2. "Product Information. Phenobarbital (phenobarbital)." Lilly, Eli and Company, Indianapolis, IN.
  3. "Product Information. Mebaral (mephobarbital)" Sanofi Winthrop Pharmaceuticals, New York, NY.
Moderate

Anticholinergics (Includes Donnaphen) ↔ Cardiac Disease

Moderate Potential Hazard, Moderate plausibility

Applies to: Cardiovascular Disease, Cardiovascular Disease, Cardiovascular Disease

Anticholinergics block vagal inhibition of the SA nodal pacemaker. Therapy with anticholinergics should be administered cautiously to patients with tachycardia, congestive heart failure, or coronary artery disease. Premature ventricular depolarization, ventricular tachycardia, and fibrillation associated with anticholinergics are rare.

References

  1. Knoebel SB, McHenry PL, Phillips JF, Widlansky S "Atropine-induced cardioacceleration and myocardial blood flow in subjects with and without coronary artery disease." Am J Cardiol 33 (1974): 327-32
  2. Lazzari JO, Benchuga EG, Elizari MV, Rosenbaum MB "Ventricular fibrillation after intravenous atropine in a patient with atrioventricular block." Pacing Clin Electrophysiol 5 (1982): 196-200
  3. Horgan J "Atropine and ventricular tachyarrhythmia." JAMA 223 (1973): 693
View all 16 references
Moderate

Anticholinergics (Includes Donnaphen) ↔ Tachycardia

Moderate Potential Hazard, Moderate plausibility

Applies to: Arrhythmias, Arrhythmias, Arrhythmias

Anticholinergics block vagal inhibition of the SA nodal pacemaker. Therapy with anticholinergics should be administered cautiously in patients with tachycardia, congestive heart failure, or coronary artery disease. Premature ventricular depolarization or ventricular tachycardia or fibrillation associated with anticholinergics is rare.

References

  1. "Product Information. Antivert (meclizine)." Roerig Division, New York, NY.
Moderate

Antiepileptics (Includes Donnaphen) ↔ Suicidal Tendency

Moderate Potential Hazard, Moderate plausibility

Applies to: Depression, Psychosis

Antiepileptic drugs (AEDs) have been associated with an increased risk of suicidal thoughts or behavior in patients taking these drugs for any indication. Pooled analyses of 199 placebo-controlled clinical studies involving the use of 11 different AEDs across multiple indications in either monotherapy or adjunctive therapy for a median treatment duration of 12 weeks (up to a maximum of 24 weeks) showed that patients receiving AEDs had approximately twice the risk of suicidal thinking or behavior compared to patients receiving placebo. The estimated rate of suicidal behavior or ideation among 27,863 AED-treated patients was 0.43%, compared to 0.24% for 16,029 placebo-treated patients, representing an increase of approximately one case for every 530 patients treated. There were four suicides in AED-treated patients and none in placebo-treated patients, although the number is too small to establish any causal relationship. The increased risk of suicidal thoughts or behavior was observed as early as one week after starting AEDs and persisted for the duration of treatment assessed. The risk did not vary substantially by age (5 to 100 years) in the clinical trials analyzed. Therapy with AEDs should be administered cautiously in patients with depression or other psychiatric disorders. The risk of suicidal thoughts and behavior should be carefully assessed against the risk of untreated illness, bearing in mind that epilepsy and many other conditions for which AEDs are prescribed are themselves associated with morbidity and mortality and an increased risk of suicidal thoughts and behavior. Patients, caregivers, and families should be alert to the emergence or worsening of signs and symptoms of depression, any unusual changes in mood or behavior, or the emergence of suicidal thoughts or behavior. For clinically significant or persistent symptoms, a dosage reduction or treatment withdrawal should be considered. If patients have symptoms of suicidal ideation or behavior, treatment should be discontinued.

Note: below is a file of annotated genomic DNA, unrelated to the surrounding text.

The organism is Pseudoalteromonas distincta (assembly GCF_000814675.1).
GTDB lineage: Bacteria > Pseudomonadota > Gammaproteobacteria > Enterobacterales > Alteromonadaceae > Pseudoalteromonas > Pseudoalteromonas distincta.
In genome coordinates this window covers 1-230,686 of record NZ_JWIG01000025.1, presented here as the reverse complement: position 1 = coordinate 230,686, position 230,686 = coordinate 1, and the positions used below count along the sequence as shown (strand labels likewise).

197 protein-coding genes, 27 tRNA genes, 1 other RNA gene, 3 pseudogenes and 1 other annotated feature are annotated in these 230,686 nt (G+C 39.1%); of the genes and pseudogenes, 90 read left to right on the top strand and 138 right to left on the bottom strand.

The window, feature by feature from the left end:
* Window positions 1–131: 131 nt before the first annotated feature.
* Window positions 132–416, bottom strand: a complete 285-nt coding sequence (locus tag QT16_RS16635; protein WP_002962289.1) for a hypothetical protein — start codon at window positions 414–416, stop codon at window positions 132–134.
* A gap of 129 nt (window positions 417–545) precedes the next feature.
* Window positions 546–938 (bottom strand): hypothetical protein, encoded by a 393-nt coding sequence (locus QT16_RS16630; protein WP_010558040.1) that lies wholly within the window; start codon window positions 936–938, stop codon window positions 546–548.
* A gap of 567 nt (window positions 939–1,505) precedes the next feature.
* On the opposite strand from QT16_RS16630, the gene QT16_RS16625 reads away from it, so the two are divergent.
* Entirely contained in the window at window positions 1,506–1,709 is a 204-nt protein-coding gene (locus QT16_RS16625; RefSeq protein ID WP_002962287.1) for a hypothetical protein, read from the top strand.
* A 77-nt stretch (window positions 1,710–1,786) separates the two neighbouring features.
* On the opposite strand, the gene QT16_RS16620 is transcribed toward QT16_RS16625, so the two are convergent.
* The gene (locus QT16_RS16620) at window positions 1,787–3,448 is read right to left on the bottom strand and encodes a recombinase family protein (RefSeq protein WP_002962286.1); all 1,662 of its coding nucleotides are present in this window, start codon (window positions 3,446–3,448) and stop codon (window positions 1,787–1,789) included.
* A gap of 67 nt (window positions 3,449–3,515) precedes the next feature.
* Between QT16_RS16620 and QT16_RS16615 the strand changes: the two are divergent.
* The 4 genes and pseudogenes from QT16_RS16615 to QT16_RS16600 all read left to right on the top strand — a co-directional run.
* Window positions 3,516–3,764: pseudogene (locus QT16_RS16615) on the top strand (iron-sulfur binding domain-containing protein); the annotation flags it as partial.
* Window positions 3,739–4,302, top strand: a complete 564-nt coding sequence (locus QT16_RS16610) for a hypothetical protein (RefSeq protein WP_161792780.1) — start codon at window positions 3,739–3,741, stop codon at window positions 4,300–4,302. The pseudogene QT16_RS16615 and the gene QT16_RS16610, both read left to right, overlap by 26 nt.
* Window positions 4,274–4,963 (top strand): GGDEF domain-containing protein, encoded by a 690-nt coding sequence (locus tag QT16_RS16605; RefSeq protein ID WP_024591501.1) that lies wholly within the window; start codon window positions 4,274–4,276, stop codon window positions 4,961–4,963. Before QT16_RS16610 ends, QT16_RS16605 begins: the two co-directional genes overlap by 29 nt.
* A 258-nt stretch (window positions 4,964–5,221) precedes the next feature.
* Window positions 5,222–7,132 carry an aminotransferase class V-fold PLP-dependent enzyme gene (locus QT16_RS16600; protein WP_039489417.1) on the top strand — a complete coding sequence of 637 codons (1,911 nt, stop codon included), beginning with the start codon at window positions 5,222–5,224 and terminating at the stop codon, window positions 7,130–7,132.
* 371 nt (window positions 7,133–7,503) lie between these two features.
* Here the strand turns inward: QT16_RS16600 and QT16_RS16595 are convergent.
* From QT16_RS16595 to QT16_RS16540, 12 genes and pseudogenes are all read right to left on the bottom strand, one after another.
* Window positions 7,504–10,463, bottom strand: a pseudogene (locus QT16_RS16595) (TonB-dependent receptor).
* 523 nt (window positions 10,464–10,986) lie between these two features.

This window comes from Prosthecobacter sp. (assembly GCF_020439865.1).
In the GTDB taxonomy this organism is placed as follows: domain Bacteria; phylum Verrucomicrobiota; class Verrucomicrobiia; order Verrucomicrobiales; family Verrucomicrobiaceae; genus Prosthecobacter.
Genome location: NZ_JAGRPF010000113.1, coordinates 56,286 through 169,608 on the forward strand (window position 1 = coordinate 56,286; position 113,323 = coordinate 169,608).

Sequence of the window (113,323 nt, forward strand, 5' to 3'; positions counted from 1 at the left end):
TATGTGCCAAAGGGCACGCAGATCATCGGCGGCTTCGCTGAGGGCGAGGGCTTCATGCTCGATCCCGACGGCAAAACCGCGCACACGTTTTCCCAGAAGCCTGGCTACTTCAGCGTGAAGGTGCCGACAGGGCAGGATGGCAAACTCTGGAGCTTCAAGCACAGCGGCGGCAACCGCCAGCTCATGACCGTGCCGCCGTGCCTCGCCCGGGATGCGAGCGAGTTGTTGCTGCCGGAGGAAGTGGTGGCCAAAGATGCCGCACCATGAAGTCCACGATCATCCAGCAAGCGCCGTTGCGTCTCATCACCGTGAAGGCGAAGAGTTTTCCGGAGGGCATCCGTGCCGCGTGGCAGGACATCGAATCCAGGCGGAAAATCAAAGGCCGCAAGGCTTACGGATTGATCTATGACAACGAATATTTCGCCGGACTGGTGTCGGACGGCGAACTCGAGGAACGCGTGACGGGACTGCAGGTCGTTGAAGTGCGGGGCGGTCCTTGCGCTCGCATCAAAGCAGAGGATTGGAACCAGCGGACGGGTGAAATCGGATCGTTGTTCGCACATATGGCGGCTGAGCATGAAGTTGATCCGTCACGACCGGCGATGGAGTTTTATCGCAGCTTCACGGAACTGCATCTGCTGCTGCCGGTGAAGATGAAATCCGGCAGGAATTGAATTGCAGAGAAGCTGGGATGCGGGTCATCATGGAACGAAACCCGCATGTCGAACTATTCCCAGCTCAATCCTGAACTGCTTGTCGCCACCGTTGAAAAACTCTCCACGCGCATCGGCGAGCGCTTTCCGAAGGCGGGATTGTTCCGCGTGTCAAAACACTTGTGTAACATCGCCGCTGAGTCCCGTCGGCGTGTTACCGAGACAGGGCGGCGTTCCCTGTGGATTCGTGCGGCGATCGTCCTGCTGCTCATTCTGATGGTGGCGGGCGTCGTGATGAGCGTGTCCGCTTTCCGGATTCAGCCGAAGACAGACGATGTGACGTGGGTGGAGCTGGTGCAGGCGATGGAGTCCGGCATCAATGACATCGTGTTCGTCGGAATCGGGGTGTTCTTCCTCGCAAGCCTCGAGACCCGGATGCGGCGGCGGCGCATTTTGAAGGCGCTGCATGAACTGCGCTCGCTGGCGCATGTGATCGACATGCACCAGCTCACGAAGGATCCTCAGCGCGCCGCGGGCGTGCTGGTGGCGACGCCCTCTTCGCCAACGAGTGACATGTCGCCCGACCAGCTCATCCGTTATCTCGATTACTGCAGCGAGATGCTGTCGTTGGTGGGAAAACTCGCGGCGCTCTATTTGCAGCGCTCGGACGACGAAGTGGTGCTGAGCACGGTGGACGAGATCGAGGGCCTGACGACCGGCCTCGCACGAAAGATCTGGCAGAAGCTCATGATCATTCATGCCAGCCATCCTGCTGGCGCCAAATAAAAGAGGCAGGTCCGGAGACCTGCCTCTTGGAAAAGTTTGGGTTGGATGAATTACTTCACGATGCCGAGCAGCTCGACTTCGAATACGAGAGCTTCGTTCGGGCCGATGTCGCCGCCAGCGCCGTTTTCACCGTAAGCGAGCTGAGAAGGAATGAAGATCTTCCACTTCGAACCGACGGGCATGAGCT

Moderate

Antimuscarinics (Includes Donnaphen) ↔ Coronary Artery Disease

Moderate Potential Hazard, Moderate plausibility

Applies to: Ischemic Heart Disease, Arrhythmias, Arrhythmias, Ischemic Heart Disease, Ischemic Heart Disease, Arrhythmias

Antimuscarinic agents block vagal inhibition of the SA nodal pacemaker. These agents should be administered cautiously in patients with tachycardia, congestive heart failure, or coronary artery disease. Premature ventricular depolarization or ventricular tachycardia or fibrillation associated with antimuscarinic drugs is rare.

References

  1. Lunde P "Ventricular fibrillation after intravenous atropine for treatment of sinus bradycardia." Acta Med Scand 199 (1976): 369-71
  2. "Product Information. Atropine Sulfate Injection, USP (atropine)." ESI Lederle Generics, Philadelphia, PA.
  3. Richman S "Adverse effect of atropine during myocardial infarction. Enchancement of ischemia following intravenously administered atropine." JAMA 228 (1974): 1414-6
View all 4 references
Moderate

Antimuscarinics (Includes Donnaphen) ↔ Gastric Ulcer

Moderate Potential Hazard, Low plausibility

Applies to: Bleeding, Bleeding, Bleeding

Antimuscarinic agents may cause a delay in gastric emptying and possibly antral stasis in patients with gastric ulcer. Therapy with antimuscarinic agents should be administered cautiously to patients with gastric ulcer.

References

  1. "Product Information. Atropine Sulfate Injection, USP (atropine)." ESI Lederle Generics, Philadelphia, PA.
  2. Cotton BR, Smith G "Single and combined effects of atropine and metoclopramide on the lower oesophageal sphincter pressure." Br J Anaesth 53 (1981): 869-74